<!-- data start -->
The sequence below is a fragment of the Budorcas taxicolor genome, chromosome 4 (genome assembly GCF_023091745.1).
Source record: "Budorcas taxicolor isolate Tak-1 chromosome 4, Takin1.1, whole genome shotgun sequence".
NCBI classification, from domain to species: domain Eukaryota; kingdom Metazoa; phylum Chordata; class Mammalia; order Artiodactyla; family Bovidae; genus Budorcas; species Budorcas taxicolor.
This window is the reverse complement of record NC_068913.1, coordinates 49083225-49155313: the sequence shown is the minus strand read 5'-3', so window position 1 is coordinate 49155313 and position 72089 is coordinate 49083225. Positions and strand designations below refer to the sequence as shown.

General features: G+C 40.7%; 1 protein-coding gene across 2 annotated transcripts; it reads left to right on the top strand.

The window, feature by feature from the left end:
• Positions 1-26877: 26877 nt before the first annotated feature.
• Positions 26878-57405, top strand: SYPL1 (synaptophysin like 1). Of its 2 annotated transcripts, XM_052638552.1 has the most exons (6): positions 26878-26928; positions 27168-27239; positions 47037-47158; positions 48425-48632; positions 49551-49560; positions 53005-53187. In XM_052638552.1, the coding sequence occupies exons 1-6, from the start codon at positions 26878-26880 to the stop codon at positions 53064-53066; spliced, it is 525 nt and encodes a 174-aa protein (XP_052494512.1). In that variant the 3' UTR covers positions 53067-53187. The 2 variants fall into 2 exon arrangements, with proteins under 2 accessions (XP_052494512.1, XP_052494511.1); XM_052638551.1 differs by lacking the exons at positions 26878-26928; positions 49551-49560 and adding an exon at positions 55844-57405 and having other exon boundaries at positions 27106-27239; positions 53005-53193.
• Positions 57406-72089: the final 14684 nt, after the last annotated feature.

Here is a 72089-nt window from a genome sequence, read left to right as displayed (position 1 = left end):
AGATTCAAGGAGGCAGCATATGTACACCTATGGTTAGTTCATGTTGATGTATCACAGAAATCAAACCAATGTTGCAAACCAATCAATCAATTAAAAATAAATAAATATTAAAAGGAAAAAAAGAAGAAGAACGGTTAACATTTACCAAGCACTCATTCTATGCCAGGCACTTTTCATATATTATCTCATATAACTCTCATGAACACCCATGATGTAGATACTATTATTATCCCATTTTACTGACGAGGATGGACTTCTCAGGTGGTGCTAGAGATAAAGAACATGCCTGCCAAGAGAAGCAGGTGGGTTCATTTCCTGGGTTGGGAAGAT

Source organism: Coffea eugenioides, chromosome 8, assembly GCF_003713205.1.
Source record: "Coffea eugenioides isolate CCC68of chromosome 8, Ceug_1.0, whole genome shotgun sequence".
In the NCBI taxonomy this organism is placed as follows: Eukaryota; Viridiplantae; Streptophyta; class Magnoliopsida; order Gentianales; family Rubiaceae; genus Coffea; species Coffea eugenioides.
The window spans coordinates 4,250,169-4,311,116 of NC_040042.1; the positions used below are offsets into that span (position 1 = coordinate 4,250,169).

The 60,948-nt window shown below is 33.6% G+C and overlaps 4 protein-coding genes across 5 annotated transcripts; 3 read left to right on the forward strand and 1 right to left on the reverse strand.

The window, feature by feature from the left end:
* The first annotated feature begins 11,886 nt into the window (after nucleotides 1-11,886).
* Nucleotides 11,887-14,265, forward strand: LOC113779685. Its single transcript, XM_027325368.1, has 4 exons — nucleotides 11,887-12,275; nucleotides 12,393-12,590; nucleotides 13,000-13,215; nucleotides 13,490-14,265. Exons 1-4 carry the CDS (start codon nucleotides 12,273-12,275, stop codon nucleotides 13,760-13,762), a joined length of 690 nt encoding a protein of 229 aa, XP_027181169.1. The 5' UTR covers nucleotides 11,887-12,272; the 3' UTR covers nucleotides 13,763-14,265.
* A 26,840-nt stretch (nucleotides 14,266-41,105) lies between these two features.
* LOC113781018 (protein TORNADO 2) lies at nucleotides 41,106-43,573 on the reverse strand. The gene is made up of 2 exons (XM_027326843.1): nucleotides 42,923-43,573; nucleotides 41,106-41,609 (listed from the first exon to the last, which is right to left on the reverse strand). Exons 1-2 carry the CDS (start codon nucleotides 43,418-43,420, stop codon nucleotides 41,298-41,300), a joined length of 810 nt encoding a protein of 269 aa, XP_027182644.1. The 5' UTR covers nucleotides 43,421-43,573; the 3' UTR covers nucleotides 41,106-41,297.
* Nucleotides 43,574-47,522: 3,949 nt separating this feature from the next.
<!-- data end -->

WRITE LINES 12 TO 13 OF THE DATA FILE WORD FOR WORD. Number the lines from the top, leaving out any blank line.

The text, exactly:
Source organism: Coffea eugenioides, chromosome 8, assembly GCF_003713205.1.
Source record: "Coffea eugenioides isolate CCC68of chromosome 8, Ceug_1.0, whole genome shotgun sequence".